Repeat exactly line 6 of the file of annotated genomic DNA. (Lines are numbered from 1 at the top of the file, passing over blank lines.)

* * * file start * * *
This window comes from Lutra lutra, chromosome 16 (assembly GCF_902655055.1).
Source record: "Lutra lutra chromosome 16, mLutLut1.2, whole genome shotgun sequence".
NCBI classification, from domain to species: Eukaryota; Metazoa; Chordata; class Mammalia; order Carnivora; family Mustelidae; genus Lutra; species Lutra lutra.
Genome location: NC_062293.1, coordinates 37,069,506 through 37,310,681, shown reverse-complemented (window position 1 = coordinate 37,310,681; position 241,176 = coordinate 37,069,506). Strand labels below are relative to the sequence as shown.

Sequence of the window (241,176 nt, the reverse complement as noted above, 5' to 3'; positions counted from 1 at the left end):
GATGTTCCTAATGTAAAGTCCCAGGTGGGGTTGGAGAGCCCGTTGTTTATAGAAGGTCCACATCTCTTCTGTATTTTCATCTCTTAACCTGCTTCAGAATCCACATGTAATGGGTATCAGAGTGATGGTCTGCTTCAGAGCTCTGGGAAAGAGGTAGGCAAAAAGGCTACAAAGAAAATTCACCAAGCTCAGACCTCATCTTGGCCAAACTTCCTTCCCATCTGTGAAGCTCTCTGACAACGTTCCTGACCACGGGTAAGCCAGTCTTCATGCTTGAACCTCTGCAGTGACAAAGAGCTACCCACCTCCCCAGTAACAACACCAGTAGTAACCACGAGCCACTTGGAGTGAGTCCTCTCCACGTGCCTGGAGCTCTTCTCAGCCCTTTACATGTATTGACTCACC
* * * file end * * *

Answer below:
GATGTTCCTAATGTAAAGTCCCAGGTGGGGTTGGAGAGCCCGTTGTTTATAGAAGGTCCACATCTCTTCTGTATTTTCATCTCTTAACCTGCTTCAGAATCCACATGTAATGGGTATCAGAGTGATGGTCTGCTTCAGAGCTCTGGGAAAGAGGTAGGCAAAAAGGCTACAAAGAAAATTCACCAAGCTCAGACCTCATCTTGGCCAAACTTCCTTCCCATCTGTGAAGCTCTCTGACAACGTTCCTGACCACGGGTAAGCCAGTCTTCATGCTTGAACCTCTGCAGTGACAAAGAGCTACCCACCTCCCCAGTAACAACACCAGTAGTAACCACGAGCCACTTGGAGTGAGTCCTCTCCACGTGCCTGGAGCTCTTCTCAGCCCTTTACATGTATTGACTCACC